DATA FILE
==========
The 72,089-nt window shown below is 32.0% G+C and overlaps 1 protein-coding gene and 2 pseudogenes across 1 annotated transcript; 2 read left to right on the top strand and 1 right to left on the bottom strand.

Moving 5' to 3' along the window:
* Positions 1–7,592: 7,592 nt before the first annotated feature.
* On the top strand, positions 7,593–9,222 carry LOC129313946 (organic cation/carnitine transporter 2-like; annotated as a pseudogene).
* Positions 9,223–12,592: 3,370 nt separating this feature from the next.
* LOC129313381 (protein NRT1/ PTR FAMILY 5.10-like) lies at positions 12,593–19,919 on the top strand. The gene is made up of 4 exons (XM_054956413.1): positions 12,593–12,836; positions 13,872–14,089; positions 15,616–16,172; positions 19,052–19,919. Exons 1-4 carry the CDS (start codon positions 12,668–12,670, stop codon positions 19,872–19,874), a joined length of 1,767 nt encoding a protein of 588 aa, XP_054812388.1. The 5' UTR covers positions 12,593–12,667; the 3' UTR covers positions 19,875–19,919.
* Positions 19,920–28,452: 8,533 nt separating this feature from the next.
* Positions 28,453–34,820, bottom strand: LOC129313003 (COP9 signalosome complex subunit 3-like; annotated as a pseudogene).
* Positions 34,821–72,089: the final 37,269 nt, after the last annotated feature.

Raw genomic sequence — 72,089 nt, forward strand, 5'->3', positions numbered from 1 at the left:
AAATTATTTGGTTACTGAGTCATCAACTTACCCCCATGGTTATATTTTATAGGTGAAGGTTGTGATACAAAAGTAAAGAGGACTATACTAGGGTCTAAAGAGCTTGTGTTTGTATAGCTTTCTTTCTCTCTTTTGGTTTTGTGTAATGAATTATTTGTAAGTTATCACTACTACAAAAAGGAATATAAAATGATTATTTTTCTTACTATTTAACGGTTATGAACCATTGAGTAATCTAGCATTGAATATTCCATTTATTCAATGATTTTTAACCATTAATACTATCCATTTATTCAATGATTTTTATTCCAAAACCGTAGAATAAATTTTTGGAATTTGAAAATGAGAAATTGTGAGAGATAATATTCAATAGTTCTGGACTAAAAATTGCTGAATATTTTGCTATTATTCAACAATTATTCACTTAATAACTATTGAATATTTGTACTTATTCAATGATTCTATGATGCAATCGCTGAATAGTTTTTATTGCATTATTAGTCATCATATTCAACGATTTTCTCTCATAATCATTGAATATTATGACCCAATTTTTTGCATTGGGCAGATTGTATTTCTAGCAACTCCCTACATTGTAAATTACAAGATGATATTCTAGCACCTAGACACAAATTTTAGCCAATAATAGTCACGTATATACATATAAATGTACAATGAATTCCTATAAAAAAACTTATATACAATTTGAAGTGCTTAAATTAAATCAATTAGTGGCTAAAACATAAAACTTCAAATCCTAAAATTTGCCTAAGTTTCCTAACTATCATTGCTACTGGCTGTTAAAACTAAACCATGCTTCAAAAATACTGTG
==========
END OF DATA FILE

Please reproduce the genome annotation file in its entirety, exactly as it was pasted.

The 72,089-nt window shown below is 32.0% G+C and overlaps 1 protein-coding gene and 2 pseudogenes across 1 annotated transcript; 2 read left to right on the top strand and 1 right to left on the bottom strand.

Moving 5' to 3' along the window:
* Positions 1–7,592: 7,592 nt before the first annotated feature.
* On the top strand, positions 7,593–9,222 carry LOC129313946 (organic cation/carnitine transporter 2-like; annotated as a pseudogene).
* Positions 9,223–12,592: 3,370 nt separating this feature from the next.
* LOC129313381 (protein NRT1/ PTR FAMILY 5.10-like) lies at positions 12,593–19,919 on the top strand. The gene is made up of 4 exons (XM_054956413.1): positions 12,593–12,836; positions 13,872–14,089; positions 15,616–16,172; positions 19,052–19,919. Exons 1-4 carry the CDS (start codon positions 12,668–12,670, stop codon positions 19,872–19,874), a joined length of 1,767 nt encoding a protein of 588 aa, XP_054812388.1. The 5' UTR covers positions 12,593–12,667; the 3' UTR covers positions 19,875–19,919.
* Positions 19,920–28,452: 8,533 nt separating this feature from the next.
* Positions 28,453–34,820, bottom strand: LOC129313003 (COP9 signalosome complex subunit 3-like; annotated as a pseudogene).
* Positions 34,821–72,089: the final 37,269 nt, after the last annotated feature.

Raw genomic sequence — 72,089 nt, forward strand, 5'->3', positions numbered from 1 at the left:
AAATTATTTGGTTACTGAGTCATCAACTTACCCCCATGGTTATATTTTATAGGTGAAGGTTGTGATACAAAAGTAAAGAGGACTATACTAGGGTCTAAAGAGCTTGTGTTTGTATAGCTTTCTTTCTCTCTTTTGGTTTTGTGTAATGAATTATTTGTAAGTTATCACTACTACAAAAAGGAATATAAAATGATTATTTTTCTTACTATTTAACGGTTATGAACCATTGAGTAATCTAGCATTGAATATTCCATTTATTCAATGATTTTTAACCATTAATACTATCCATTTATTCAATGATTTTTATTCCAAAACCGTAGAATAAATTTTTGGAATTTGAAAATGAGAAATTGTGAGAGATAATATTCAATAGTTCTGGACTAAAAATTGCTGAATATTTTGCTATTATTCAACAATTATTCACTTAATAACTATTGAATATTTGTACTTATTCAATGATTCTATGATGCAATCGCTGAATAGTTTTTATTGCATTATTAGTCATCATATTCAACGATTTTCTCTCATAATCATTGAATATTATGACCCAATTTTTTGCATTGGGCAGATTGTATTTCTAGCAACTCCCTACATTGTAAATTACAAGATGATATTCTAGCACCTAGACACAAATTTTAGCCAATAATAGTCACGTATATACATATAAATGTACAATGAATTCCTATAAAAAAACTTATATACAATTTGAAGTGCTTAAATTAAATCAATTAGTGGCTAAAACATAAAACTTCAAATCCTAAAATTTGCCTAAGTTTCCTAACTATCATTGCTACTGGCTGTTAAAACTAAACCATGCTTCAAAAATACTGTG